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close this bookFish Handling, Preservation and Processing in the Tropics: Part 2 (NRI)
View the document(introduction...)
View the documentSummaries
View the documentAcknowledgements
View the documentIntroduction
View the documentSalting of fish: salt
View the documentSalting of fish: methods
View the documentDrying of fish: basic principles
View the documentDrying of fish: methods
View the documentSmoking of fish
View the documentMarinades
View the documentFermented fish products: a review
View the documentBoiled fish products
View the documentFish canning: theory and practice
View the documentFreeze drying
View the documentIrradiation
View the documentMiscellaneous products: crustaceans
View the documentMiscellaneous aquatic products used as food
View the documentFood by-products
View the documentNon-food by-products
View the documentNew and delicatessen products
View the documentFish meal
View the documentFish silage
View the documentChemical and physical methods of quality assessment
View the documentOrganoleptic (sensory) measurement of spoilage
View the documentMicrobiology of spoilage
View the documentMicrobiology of fish spoilage
View the documentPublic health microbiology
View the documentInternational standards for fisheries products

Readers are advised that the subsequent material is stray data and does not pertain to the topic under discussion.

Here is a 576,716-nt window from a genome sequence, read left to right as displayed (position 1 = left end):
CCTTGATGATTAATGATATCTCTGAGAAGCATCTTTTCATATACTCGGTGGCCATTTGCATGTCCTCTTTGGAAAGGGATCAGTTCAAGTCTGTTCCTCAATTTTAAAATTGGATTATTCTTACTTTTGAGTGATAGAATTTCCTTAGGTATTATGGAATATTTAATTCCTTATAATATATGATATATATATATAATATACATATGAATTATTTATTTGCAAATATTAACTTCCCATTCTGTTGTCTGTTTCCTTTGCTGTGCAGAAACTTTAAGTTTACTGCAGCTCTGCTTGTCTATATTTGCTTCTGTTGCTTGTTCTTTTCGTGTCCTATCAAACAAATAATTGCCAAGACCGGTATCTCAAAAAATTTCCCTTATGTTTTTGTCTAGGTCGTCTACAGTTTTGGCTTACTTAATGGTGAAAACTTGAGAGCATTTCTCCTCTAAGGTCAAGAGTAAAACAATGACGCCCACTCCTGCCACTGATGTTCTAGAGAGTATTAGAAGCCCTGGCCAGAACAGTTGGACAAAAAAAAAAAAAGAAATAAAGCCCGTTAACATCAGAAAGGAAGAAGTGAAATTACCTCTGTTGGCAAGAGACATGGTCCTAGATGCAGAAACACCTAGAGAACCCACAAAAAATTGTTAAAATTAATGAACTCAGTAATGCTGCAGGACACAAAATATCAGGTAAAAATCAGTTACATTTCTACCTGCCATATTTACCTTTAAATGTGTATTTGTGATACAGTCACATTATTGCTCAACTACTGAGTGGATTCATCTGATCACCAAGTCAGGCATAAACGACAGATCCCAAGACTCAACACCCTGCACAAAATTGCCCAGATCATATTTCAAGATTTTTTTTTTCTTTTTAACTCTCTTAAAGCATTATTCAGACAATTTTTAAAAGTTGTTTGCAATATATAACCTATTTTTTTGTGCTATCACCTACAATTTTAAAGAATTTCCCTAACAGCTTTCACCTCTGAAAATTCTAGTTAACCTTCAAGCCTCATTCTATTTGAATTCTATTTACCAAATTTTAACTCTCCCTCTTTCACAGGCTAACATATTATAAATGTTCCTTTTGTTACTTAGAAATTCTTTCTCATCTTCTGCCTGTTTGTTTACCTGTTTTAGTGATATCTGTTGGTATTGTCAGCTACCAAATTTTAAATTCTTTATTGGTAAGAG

View the documentLarge-scale fish landing facilities
View the documentSmall-scale landing facilities: design and operation
View the documentRetail sale facilities
View the documentFisheries extension services: their role in rural development
View the documentTraining in the field
View the documentAppendix

Freeze drying

The boiling point of water depends on pressure - at atmospheric pressure, 1 bar, it boils at 100°C.

If water is held in a sealed container in which we can draw a vacuum, the lower the pressure or the better the vacuum, the lower the temperature at which the water boils but more heat is needed to evaporate 1 kg of water:

Pressure (bar)

Temperature (° C)

Latent heat of vaporisation (kJ/kg)
















At a pressure of about 0.006 bars, the boiling point of water is 0°C. The latent heat would be 2500 kJ/kg but, in evaporating, the water would take some of the heat from itself causing that remaining to freeze (this releases 334 kJ/kg), leaving ice at 0°C. If the vacuum is maintained at about 0.006 bars, the ice will sublime, that is, not melt but go straight to water vapour. As long as heat is available, the latent heat of sublimation at 0°C is 2834 kJ/kg.

In the same way as the boiling point is depressed by improving the vacuum, so taking the pressure below 0.006 bars will depress the sublimation temperature below 0°C:

Pressure (bar)

Temperature (°C)

Latent heat of sublimation (kJ/kg)





- 10



- 20


0 0004

- 30



- 40


When a pot of water is being heated at atmospheric pressure, it will boil at 100°C whatever the temperature of the flame. In the same way, ice at a pressure of 0.0001 bar will sublime at - 40°C, as long as the water vapour can escape, whatever the temperature of the source of heat. If the water vapour cannot escape the pressure will quickly increase and the sublimation temperature will rise in proportion until, at a pressure of 0.006 bars, the ice will start to melt.

The process of freeze drying

Developing the above principles, the freeze drying process involves:

1. Placing the food in a chamber which is then sealed, after which a vacuum is drawn so that the pressure is well below 0.006 bars (probably below 0.001 bars).